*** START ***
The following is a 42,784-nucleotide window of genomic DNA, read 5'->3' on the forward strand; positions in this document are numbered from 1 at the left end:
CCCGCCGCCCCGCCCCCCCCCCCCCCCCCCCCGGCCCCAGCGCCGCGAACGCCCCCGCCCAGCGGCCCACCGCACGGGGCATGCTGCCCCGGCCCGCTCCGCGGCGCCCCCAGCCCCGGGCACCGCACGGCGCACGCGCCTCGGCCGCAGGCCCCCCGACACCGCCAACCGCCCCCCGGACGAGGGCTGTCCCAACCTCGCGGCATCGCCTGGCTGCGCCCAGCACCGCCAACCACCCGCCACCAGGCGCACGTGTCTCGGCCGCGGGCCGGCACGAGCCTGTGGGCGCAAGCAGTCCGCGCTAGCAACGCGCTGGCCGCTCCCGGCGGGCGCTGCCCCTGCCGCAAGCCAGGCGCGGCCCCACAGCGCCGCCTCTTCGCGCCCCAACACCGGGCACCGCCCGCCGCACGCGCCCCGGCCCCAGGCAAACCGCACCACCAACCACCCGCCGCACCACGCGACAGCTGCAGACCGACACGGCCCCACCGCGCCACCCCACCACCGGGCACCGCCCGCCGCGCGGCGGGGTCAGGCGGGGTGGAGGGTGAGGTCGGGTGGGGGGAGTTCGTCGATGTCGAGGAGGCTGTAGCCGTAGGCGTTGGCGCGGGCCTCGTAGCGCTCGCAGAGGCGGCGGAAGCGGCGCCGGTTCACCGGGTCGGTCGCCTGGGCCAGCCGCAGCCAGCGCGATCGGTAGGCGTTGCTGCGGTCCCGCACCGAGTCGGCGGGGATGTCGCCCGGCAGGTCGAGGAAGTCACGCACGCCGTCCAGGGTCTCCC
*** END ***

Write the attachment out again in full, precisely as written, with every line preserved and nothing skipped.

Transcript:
The following is a 42,784-nucleotide window of genomic DNA, read 5'->3' on the forward strand; positions in this document are numbered from 1 at the left end:
CCCGCCGCCCCGCCCCCCCCCCCCCCCCCCCCGGCCCCAGCGCCGCGAACGCCCCCGCCCAGCGGCCCACCGCACGGGGCATGCTGCCCCGGCCCGCTCCGCGGCGCCCCCAGCCCCGGGCACCGCACGGCGCACGCGCCTCGGCCGCAGGCCCCCCGACACCGCCAACCGCCCCCCGGACGAGGGCTGTCCCAACCTCGCGGCATCGCCTGGCTGCGCCCAGCACCGCCAACCACCCGCCACCAGGCGCACGTGTCTCGGCCGCGGGCCGGCACGAGCCTGTGGGCGCAAGCAGTCCGCGCTAGCAACGCGCTGGCCGCTCCCGGCGGGCGCTGCCCCTGCCGCAAGCCAGGCGCGGCCCCACAGCGCCGCCTCTTCGCGCCCCAACACCGGGCACCGCCCGCCGCACGCGCCCCGGCCCCAGGCAAACCGCACCACCAACCACCCGCCGCACCACGCGACAGCTGCAGACCGACACGGCCCCACCGCGCCACCCCACCACCGGGCACCGCCCGCCGCGCGGCGGGGTCAGGCGGGGTGGAGGGTGAGGTCGGGTGGGGGGAGTTCGTCGATGTCGAGGAGGCTGTAGCCGTAGGCGTTGGCGCGGGCCTCGTAGCGCTCGCAGAGGCGGCGGAAGCGGCGCCGGTTCACCGGGTCGGTCGCCTGGGCCAGCCGCAGCCAGCGCGATCGGTAGGCGTTGCTGCGGTCCCGCACCGAGTCGGCGGGGATGTCGCCCGGCAGGTCGAGGAAGTCACGCACGCCGTCCAGGGTCTCCC